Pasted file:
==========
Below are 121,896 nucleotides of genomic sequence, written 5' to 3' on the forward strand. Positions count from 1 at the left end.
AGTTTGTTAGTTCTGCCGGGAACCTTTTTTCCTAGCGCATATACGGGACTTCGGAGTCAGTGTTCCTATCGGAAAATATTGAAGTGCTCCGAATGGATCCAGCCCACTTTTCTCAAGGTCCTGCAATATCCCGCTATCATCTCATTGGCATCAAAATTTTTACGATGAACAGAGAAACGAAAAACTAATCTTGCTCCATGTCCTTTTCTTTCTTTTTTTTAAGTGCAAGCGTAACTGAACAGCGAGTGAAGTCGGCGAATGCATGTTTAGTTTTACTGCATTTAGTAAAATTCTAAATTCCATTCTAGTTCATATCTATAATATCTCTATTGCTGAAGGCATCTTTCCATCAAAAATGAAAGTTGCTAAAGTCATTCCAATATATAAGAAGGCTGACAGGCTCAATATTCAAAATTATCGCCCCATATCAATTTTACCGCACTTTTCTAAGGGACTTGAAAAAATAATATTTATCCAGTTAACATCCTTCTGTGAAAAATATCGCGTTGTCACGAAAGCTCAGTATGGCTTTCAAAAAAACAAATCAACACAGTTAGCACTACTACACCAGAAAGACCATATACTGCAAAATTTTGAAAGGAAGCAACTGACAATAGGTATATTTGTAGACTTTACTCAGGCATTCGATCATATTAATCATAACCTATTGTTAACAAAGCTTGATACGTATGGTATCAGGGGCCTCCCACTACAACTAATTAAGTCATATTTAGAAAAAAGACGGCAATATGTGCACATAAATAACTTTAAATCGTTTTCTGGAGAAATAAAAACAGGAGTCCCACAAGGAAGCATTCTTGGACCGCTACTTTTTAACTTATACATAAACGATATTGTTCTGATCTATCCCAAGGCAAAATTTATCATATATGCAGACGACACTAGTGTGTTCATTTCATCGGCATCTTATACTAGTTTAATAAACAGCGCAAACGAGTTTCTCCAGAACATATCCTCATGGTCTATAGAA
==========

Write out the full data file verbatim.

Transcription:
Below are 121,896 nucleotides of genomic sequence, written 5' to 3' on the forward strand. Positions count from 1 at the left end.
AGTTTGTTAGTTCTGCCGGGAACCTTTTTTCCTAGCGCATATACGGGACTTCGGAGTCAGTGTTCCTATCGGAAAATATTGAAGTGCTCCGAATGGATCCAGCCCACTTTTCTCAAGGTCCTGCAATATCCCGCTATCATCTCATTGGCATCAAAATTTTTACGATGAACAGAGAAACGAAAAACTAATCTTGCTCCATGTCCTTTTCTTTCTTTTTTTTAAGTGCAAGCGTAACTGAACAGCGAGTGAAGTCGGCGAATGCATGTTTAGTTTTACTGCATTTAGTAAAATTCTAAATTCCATTCTAGTTCATATCTATAATATCTCTATTGCTGAAGGCATCTTTCCATCAAAAATGAAAGTTGCTAAAGTCATTCCAATATATAAGAAGGCTGACAGGCTCAATATTCAAAATTATCGCCCCATATCAATTTTACCGCACTTTTCTAAGGGACTTGAAAAAATAATATTTATCCAGTTAACATCCTTCTGTGAAAAATATCGCGTTGTCACGAAAGCTCAGTATGGCTTTCAAAAAAACAAATCAACACAGTTAGCACTACTACACCAGAAAGACCATATACTGCAAAATTTTGAAAGGAAGCAACTGACAATAGGTATATTTGTAGACTTTACTCAGGCATTCGATCATATTAATCATAACCTATTGTTAACAAAGCTTGATACGTATGGTATCAGGGGCCTCCCACTACAACTAATTAAGTCATATTTAGAAAAAAGACGGCAATATGTGCACATAAATAACTTTAAATCGTTTTCTGGAGAAATAAAAACAGGAGTCCCACAAGGAAGCATTCTTGGACCGCTACTTTTTAACTTATACATAAACGATATTGTTCTGATCTATCCCAAGGCAAAATTTATCATATATGCAGACGACACTAGTGTGTTCATTTCATCGGCATCTTATACTAGTTTAATAAACAGCGCAAACGAGTTTCTCCAGAACATATCCTCATGGTCTATAGAA